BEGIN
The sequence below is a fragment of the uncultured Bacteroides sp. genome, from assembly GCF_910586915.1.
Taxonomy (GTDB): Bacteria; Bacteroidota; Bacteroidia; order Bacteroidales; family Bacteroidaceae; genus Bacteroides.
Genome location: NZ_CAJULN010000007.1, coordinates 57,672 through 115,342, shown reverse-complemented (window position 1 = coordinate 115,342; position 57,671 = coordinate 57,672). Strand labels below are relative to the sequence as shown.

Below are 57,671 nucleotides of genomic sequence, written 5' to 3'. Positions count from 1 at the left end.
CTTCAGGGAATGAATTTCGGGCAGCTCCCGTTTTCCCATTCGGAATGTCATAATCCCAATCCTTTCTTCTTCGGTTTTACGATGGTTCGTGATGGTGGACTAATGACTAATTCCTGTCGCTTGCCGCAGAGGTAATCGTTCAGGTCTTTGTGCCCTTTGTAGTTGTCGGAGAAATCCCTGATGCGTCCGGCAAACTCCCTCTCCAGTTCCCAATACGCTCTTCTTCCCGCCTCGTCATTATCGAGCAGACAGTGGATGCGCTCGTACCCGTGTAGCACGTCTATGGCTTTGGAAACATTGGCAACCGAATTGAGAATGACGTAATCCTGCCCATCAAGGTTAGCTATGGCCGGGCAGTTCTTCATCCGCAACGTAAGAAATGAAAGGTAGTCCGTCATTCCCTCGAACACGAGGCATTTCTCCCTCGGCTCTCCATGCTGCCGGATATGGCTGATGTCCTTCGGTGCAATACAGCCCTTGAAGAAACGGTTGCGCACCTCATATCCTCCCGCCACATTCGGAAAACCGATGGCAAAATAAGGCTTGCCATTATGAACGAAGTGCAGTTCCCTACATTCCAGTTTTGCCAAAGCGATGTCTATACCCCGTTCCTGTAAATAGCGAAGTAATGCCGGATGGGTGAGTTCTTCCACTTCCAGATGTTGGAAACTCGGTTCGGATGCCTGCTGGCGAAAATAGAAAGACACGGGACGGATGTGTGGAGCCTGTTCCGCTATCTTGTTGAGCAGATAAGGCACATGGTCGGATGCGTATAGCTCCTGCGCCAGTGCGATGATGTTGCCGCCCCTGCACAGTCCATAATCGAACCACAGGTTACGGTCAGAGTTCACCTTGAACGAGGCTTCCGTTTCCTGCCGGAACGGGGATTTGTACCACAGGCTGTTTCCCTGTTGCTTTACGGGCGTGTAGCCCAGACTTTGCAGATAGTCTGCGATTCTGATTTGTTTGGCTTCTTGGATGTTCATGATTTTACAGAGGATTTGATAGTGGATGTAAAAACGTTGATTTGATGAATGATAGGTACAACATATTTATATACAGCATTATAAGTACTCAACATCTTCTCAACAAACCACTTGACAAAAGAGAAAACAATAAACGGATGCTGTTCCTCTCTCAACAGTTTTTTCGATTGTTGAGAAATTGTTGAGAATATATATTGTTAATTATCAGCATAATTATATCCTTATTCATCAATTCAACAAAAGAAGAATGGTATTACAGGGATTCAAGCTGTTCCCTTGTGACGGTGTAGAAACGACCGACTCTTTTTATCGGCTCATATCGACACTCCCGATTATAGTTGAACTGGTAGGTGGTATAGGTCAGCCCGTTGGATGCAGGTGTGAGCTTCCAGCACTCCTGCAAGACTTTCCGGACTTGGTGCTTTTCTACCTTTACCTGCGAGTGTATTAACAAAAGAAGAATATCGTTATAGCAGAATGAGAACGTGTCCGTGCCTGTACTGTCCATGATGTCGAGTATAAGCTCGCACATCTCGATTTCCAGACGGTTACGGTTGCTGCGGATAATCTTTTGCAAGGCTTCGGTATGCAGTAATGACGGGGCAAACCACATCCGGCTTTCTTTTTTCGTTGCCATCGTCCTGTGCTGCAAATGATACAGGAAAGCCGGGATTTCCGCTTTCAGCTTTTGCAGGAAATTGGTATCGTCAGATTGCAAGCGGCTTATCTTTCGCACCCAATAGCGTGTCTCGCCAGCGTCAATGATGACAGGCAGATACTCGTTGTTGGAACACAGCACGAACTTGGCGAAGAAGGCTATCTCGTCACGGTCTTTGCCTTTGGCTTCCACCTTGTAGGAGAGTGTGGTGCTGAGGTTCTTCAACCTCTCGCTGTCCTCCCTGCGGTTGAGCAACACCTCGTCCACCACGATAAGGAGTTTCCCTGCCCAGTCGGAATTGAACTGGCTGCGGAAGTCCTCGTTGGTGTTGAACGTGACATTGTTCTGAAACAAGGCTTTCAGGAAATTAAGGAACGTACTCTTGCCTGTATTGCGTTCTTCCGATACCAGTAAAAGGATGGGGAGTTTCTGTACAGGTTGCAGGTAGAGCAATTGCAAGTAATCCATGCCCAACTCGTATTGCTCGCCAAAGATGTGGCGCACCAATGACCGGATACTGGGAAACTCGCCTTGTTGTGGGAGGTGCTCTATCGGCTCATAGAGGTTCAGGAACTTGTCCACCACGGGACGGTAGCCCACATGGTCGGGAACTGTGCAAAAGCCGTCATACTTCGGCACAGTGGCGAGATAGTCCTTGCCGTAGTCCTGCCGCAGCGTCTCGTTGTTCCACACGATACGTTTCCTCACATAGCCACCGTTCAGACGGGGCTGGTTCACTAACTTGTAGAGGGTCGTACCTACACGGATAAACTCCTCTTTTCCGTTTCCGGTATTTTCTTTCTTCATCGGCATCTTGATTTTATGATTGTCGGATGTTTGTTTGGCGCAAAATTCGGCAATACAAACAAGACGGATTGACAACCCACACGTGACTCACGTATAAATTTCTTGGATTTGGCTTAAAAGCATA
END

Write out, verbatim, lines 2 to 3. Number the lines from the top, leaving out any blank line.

Taxonomy (GTDB): Bacteria; Bacteroidota; Bacteroidia; order Bacteroidales; family Bacteroidaceae; genus Bacteroides.
Genome location: NZ_CAJULN010000007.1, coordinates 57,672 through 115,342, shown reverse-complemented (window position 1 = coordinate 115,342; position 57,671 = coordinate 57,672). Strand labels below are relative to the sequence as shown.